Cameron seems to consistently struggle with the concept of anecdote vs. data (the latter involves actual work). And in this case, he can’t even maintain basic internal consistency within the (torturously long) post. In the third paragraph, he proclaims, “there has unquestionably been a trend towards smaller players playing second and larger players playing third.” The use of “has” implies it is still going on. So 2B-men are getting smaller, right? Then a few paragraphs later, he asserts, “Over the last five years or so, MLB teams have been continually pushing the bounds of who can play second base.” Uh. So which is it?

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    • evo34 says:

      Then the kicker: the guy in the friggin’ *title* of the piece, Rendon, is actually *not* part of the alleged “bigger 2B” trend he spends most of the article discussing. Rendon is in fact a short third baseman moving to second base — which, if we believe the author’s thesis, should exemplify the old school mentality of “all short guys go to 2B”. Yet, by a magical twist, this move is instead “probably a step forward for the league as a whole.”

      Finally, you’d think if you were going to write a whole article about Rendon moving to 2B, you’d bother to find out that the guy who is “probably not a good defensive second baseman right now”, actually played 2B exclusively growing up until his senior year of HS. Not to mention that most scouts thought he would end up back at second eventually. I.e., this move was anything but a boundary-pushing experiment representing a league-wide paradigm shift.

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      • frivoflava29 says:

        Let’s play nice; I’m all for disagreement, but I don’t see any point in attacking the author. It’s anecdotal, sure, but I’d say it’s notable nonetheless. Taller, bigger guys tend to have bigger, stronger arms, more of a necessity at 3rd than at, say, 2nd, which is where you’re going to need more agility. (I, at least, thought this was a longtime trend in baseball, or it was back when I was in little league and had to play 2nd because I couldn’t throw from 3rd. I’m curious to see if gravity has changed since then and would love it if somebody could write an article using strictly empirical evidence to prove whether it has or hasn’t.) But lately, as the author points out, MLB teams have tended to try out some taller guys at 2nd because, as he also points out, K% has been on the rise especially as pitching has become dominant again. Then we get guys like Rendon who fit what we otherwise presume is the bill, and we see that the future of the position may still lay in the same, short hands. Unfortunately it’s not something that we can measure with a stat like batted ball distance, and so yes, these are anecdotal changes, but I still find that an article like this — and maybe it is ultimately just the author’s opinion based on what you at least, in your (may I, torturously long) post, claim are objectively obtuse facts — is a nice respite from the numbers strewn across the site. And who knows if there could be implications? I guess let’s just not pay any attention to the game going on.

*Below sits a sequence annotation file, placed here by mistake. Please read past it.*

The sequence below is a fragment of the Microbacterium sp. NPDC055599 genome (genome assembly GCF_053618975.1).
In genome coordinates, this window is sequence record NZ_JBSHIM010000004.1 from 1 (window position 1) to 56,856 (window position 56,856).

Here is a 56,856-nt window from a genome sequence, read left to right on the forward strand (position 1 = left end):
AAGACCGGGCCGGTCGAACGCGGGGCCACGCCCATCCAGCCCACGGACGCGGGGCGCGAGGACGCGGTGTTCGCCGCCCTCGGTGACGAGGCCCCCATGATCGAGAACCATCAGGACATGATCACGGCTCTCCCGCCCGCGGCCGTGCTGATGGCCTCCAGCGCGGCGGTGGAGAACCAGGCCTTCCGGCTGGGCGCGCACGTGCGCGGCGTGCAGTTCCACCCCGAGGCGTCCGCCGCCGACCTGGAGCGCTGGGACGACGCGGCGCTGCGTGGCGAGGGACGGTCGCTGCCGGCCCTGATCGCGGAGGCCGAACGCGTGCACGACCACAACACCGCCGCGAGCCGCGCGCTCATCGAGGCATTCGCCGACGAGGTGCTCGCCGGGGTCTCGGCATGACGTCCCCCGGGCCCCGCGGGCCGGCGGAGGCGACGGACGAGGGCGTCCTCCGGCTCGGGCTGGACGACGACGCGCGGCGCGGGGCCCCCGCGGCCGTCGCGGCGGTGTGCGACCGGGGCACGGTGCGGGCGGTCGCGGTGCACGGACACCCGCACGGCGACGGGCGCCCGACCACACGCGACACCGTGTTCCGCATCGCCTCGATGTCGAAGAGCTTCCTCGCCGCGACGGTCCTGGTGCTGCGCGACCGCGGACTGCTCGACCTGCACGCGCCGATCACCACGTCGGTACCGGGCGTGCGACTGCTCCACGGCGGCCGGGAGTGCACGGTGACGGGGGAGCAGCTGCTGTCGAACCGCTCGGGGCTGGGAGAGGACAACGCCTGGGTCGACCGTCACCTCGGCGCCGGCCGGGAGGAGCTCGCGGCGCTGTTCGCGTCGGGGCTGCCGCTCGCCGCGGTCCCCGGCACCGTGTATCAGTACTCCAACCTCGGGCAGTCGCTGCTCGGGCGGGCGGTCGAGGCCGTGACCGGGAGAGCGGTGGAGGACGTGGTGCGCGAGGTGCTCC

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        • evo34 says:

          So what, um, is your point? That there is a “trend” (unsupported by any data) that taller players are getting shifted to second base, and Rendon is, um, not part of this alleged trend?

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        • evo34 says:

          P.S. I love that a guy publishes a 1,200-word article and makes no reply to someone blasting him for it (or anyone else, for that matter). Tells you how much thought went into the original piece.

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  5. David says:

    Espinosa himself was a natural SS. He was moved to 2B in the first place to play alongside Desmond, not because of any inability to play the position. Assuming he can get healthy and recover some of his ability to hit, I predict a long career as a U(IN) with decent pop.

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  6. Las says:

    Some chicken and egg stuff going on here. Maybe part of the reason for the increased strikeouts are the big second baseman. Less scrappy hitters who make contact at a high clip.

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    • Bob M says:

      I don’t think a handful of players at one position is going to significantly alter league-wide rates. Even if you looked at all 2B in the league, I don’t think it would swing the strikeout rate 5% one way or the other.

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  7. BrooksRobinson says: